José B. Carrión is the chairman of the Financial Oversight and Management Board for Puerto Rico. Andrew G. Biggs is a member of that board and a resident scholar at the American Enterprise Institute.

The bipartisan 2016 legislation that created the federal Financial Oversight and Management Board for Puerto Rico, of which we are members, included an explicit sense from Congress that “any durable solution for Puerto Rico’s fiscal and economic crisis should include permanent, pro-growth fiscal reforms.”

And yet the board today projects that Puerto Rico’s economy four decades from now will be no larger than it is today. What went wrong?

For most Americans, Puerto Rico recalls only two words: bankruptcy and hurricane. Ironically, the island’s 2016 debt default and 2017’s devastating Category 4 Hurricane Maria will boost short-term economic growth in Puerto Rico. The bankruptcy legislation passed by Congress allows Puerto Rico to shed some of its overwhelming debt, while $82 billion in federal aid and private insurance payouts will produce a burst of economic activity. But after that fiscal stimulus fades, growth slows. Outmigration continues, budget deficits reappear, and future fiscal distress can’t be ruled out.

Puerto Rico is beset by many problems. By far the most important is that too few residents have jobs. Puerto Rico’s 40 percent labor force participation rate falls short not only of every mainland state and every other Caribbean island, which average in the low 60 percent range, but also of 97 percent of the more than 200 countries and territories surveyed by the World Bank. If Puerto Rico boosted labor force participation even to West Virginia’s mainland-low 54 percent, the economy would increase by nearly 11 percent, tax revenue would rise, and the 44 percent poverty rate would plummet. But if labor force participation remains low, Puerto Rico will be forever poor.

A labor force participation rate in the bottom 3 percent globally doesn’t happen by accident. It’s the result of well-intentioned but misguided public policies. And not enough is being done to change them.

Puerto Rico’s poor business environment, ranked 64th in the World Bank’s Ease of Doing Business index vs. the mainland’s sixth, stunts the growth of jobs. Moreover, employers are discouraged from hiring by high mandated benefits — 12 days of paid sick leave, another 12 days paid vacation, up to a $600 Christmas bonus and eight weeks of paid maternity leave — along with employment protections making it costly to dismiss unsatisfactory employees. Finally, Puerto Rico lacked both an earned income tax credit and a work requirement for its food stamps program, in which nearly 40 percent of residents are enrolled. When welfare beneficiaries do work, withdrawal of their benefits means they’re often little better off.

As a result, Puerto Rico has no more employees in tourist-related industries than does Nebraska, despite Puerto Rico’s one-third greater population. If Puerto Rico’s labor polices didn’t harm employment and wages, all mainland states would have them. In fact, even the most progressive mainland states lack anything like these requirements.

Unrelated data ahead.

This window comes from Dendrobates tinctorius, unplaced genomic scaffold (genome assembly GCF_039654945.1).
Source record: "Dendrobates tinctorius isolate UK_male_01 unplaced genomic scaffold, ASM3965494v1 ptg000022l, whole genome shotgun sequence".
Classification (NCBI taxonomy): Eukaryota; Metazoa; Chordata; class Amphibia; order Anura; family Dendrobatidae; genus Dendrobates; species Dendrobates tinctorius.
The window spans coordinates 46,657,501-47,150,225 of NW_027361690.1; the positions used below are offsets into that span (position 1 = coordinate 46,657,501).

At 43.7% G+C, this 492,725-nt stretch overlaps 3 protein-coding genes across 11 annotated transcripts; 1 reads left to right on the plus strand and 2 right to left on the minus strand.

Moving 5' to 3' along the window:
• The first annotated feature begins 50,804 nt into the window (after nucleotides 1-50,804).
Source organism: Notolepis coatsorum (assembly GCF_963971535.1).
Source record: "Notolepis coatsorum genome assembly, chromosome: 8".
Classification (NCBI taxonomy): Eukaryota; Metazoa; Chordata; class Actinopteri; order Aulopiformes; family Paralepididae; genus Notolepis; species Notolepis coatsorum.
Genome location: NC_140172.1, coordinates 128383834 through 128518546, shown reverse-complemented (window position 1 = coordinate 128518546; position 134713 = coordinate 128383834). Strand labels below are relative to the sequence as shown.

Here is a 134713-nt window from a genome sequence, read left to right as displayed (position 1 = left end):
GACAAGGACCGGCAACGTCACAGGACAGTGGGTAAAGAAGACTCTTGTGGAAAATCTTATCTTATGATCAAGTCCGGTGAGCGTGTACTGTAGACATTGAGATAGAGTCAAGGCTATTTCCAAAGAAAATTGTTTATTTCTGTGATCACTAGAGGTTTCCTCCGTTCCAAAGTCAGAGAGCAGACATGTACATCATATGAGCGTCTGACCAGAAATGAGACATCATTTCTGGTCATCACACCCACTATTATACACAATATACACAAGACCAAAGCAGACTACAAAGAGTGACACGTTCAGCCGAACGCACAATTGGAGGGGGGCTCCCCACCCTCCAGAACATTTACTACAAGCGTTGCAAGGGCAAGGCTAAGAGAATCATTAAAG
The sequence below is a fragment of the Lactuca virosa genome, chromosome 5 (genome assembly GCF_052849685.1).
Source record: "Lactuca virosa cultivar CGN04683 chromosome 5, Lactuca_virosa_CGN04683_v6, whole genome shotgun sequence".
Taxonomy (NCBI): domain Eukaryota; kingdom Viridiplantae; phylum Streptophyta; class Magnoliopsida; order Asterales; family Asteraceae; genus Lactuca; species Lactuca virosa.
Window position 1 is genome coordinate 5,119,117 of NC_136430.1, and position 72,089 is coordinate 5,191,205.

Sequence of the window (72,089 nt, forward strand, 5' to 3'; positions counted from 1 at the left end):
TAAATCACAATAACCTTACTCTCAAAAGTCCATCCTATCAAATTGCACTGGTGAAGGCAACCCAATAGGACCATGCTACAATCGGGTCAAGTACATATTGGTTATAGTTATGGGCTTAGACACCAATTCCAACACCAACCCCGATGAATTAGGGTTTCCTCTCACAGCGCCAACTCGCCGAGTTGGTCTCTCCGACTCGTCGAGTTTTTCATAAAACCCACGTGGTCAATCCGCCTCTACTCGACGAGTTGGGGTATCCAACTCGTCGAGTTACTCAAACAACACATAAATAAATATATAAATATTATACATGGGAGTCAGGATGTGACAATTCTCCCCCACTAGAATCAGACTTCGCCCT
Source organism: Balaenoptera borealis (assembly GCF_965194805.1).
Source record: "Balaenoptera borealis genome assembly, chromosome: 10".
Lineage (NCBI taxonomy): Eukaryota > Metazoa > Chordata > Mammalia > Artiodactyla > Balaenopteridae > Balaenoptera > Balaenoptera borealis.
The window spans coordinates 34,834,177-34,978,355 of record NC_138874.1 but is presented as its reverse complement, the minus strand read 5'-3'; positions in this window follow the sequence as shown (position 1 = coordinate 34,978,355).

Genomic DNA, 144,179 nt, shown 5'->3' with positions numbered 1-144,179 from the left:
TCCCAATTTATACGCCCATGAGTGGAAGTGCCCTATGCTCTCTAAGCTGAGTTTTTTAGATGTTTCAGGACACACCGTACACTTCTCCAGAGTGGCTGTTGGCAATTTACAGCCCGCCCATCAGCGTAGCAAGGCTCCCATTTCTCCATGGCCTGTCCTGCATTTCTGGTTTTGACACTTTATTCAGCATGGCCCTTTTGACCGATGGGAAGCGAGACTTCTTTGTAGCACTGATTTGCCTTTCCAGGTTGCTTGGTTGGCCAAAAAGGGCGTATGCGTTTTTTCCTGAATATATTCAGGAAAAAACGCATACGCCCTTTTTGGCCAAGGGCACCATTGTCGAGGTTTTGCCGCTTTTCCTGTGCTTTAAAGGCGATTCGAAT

The board pushed hard for reforms. The most important — reductions in mandatory benefits and shifting Puerto Rico to “at will” employment similar to mainland states — were rejected by Puerto Rico’s legislature. And, unlike the Washington, D.C., control board of the late 1990s or Detroit’s emergency manager, the Puerto Rico oversight board cannot mandate legislation. The administration of Gov. Ricardo Rosselló agreed to business environment reforms and to a food stamp work requirement, but the government is implementing both slowly. Only a local earned income tax credit proposal remains, and its effects will be muted if not complemented by other reforms. Thus, the board’s economist projects no long-term economic recovery.

Puerto Rico’s refusal to liberalize its labor market speaks to a broader economic model that has failed Puerto Ricans. Government hands out jobs, business contracts and reconstruction funds, even as Puerto Ricans speak openly of patronage, politicization and insider influence. Rosselló himself is a bright young politician with reformist tendencies. But he operates in a political environment where government’s role in citizens’ lives is pervasive, and often corrosive.

Puerto Rico hasn’t lacked warning of the need to loosen government’s grip. Nobel Prize-winning economist James Tobin warned in a 1975 report that “the only durable basis for prosperity is to develop and maintain economic activities on the island that are internationally competitive.” Yet today, too little is being done to achieve that goal.

Puerto Rico may shed some debt via bankruptcy and rebuild its infrastructure using federal aid, but without a robust commitment to economic reform, the underlying weaknesses that made Puerto Rico vulnerable to bankruptcy will remain. As American citizens, Puerto Rico residents may freely move to the mainland, as hundreds of thousands did even before Hurricane Maria. There they can enjoy an economy that offers fewer mandated benefits and looser job protections, but the opportunity to find a job and build a dream.

But Puerto Ricans who wish to remain on the island of their birth deserve better. And they should not be afraid to demand it.

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